Challenge assumptions. To be a more effective thinker you’re going to need to challenge the assumptions you make. Your thinking is going to be directly influenced by that of your cultural and social surroundings. You will need to determine for yourself whether or not this thinking is productive or useful.
Consider multiple points of view. If you hear something, even something that sounds good, pursue it through other sources. Look for facts that support or refute it and see what other people have to say. For example: say you hear that bras can give women cancer and it sounds like an interesting theory (also, now you’re worried about wearing a bra), so you start to look into it. Eventually you’ll wade through the claims and find that there isn’t any evidence to support this claim, but if you hadn’t considered multiple points of view, you wouldn’t have uncovered the truth, so to speak.
Develop curiosity. People who are considered “great thinkers” are people who have cultivated their curiosity. They ask questions about the world and about themselves, and they look for answers to these questions.
Ask people about themselves. You don’t have to be super invasive, but when you meet someone, ask them questions about themselves (where are you from? what did you study in school? why did you choose to study that? and so on). People love to talk about themselves and you will find out many interesting things you might not otherwise have learned.
Practice curiosity about the world in general. For example, if you’re flying on a plane, look into the mechanics of flying, how air currents work, maybe even the history of the plane (don’t just look at the Wright brothers).
When you get a chance, go to museums (they often have free days at least once a month), go to library events, or lectures at your local college. These are all great ways to satisfy your curiosity about the world without it costing much or anything.
Seek the “truth.” The difficult part about this step is that there isn’t always one ultimate “truth.” Still, doing the best you can to get to the heart of a matter (social, political, personal, etc.) will help you greatly exercise and deepen your existing thinking skills.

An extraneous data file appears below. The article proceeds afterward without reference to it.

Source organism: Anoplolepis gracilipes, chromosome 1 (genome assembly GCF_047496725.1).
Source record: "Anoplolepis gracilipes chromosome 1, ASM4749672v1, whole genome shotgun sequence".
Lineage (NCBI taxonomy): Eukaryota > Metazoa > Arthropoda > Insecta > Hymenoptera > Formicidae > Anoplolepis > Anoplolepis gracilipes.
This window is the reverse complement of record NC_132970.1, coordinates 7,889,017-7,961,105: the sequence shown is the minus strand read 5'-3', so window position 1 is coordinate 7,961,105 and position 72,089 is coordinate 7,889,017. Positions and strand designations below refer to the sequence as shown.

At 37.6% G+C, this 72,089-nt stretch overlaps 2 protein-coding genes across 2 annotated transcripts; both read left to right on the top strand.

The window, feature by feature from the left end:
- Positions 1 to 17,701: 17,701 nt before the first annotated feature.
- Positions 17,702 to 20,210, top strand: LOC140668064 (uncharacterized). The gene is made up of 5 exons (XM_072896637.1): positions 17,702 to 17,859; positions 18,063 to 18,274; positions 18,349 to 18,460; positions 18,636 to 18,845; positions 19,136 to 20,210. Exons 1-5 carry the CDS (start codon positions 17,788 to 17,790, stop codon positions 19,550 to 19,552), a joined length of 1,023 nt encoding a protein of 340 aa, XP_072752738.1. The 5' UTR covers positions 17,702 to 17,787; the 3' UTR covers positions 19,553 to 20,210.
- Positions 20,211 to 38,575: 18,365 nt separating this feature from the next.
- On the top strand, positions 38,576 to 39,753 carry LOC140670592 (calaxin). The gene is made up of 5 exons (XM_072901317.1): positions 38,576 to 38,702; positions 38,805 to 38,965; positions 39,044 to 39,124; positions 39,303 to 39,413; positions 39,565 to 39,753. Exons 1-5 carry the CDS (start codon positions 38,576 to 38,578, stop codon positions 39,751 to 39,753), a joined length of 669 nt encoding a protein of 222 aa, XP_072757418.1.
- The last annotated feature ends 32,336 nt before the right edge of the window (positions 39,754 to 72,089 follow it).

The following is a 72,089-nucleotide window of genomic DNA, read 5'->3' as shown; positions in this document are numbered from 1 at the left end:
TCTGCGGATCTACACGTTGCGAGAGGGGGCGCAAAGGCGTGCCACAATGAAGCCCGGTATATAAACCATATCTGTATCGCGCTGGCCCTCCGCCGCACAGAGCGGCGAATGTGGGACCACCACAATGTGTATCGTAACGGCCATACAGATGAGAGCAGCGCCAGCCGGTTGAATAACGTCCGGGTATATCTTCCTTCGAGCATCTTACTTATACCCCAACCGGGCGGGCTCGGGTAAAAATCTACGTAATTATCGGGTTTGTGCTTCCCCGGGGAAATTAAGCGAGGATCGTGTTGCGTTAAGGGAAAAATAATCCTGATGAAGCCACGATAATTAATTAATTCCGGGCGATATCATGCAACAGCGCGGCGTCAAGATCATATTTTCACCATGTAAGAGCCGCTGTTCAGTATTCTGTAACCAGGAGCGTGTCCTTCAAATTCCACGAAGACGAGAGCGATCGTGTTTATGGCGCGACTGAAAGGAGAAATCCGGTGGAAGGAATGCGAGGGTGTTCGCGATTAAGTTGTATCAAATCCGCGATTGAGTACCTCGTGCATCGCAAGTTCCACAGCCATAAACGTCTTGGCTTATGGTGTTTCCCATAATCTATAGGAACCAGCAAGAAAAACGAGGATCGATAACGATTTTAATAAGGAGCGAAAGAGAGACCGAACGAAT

Do your best to pick your way through rhetorical landmines on certain issues to find out what the evidence (true facts) actually shows. Make sure to keep an open mind as you’re doing this, otherwise you’ll start to ignore all the facts except those that support the claim you believe or agree with.
For example: the issue of climate change has become greatly politicized which has made it difficult for people to pick through the actual facts (i.e. climate change is happening and it is happening rapidly and it is due to humans) because there is so much misinformation and finger pointing that the real facts have a tendency to get ignored or subverted).
Find creative solutions. A good way to cultivate your thinking skills is to use your creative thinking to help you come up with unusual and outside-the-box strategies to cope with unusual events. It’s a way to practice using your thinking skills at school, at work, even on the bus.
Daydreaming has been shown to be an incredibly powerful tool for people in terms of thinking, problem-solving and making things happen. Set aside a little time each day to allow yourself to daydream. Just find a quiet place and let your mind roam freely *before you go to bed is usually a good time for this).
If you’re having difficulty with a problem and are looking for a creative way of overcoming it, there are a couple good questions to ask yourself: ask yourself what you would do if you had access to any resources in the world; ask yourself who you would ask to help you if you could ask anyone; ask yourself what you might try if you knew without a doubt, that whatever you tried would succeed. These questions allow you to open up your mind to possibilities rather than seeing only the limitations.
Acquire information. You want to make sure that you know how to acquire information and good information. There is a lot nonsense out there, some of which can seem very real. You’ll need to learn to figure out the difference between good sources of information and bad sources.
The library is an amazing resource for finding out information! Not only do they have books and movies and documentaries that you can borrow, they also often offer free classes and workshops, or information on free classes and workshops. They have librarians who can either answer your questions or direct you to the appropriate information.
Libraries, also, often have archives with pictures and newspapers from your hometown or city and can be a great resource for learning more about where you live.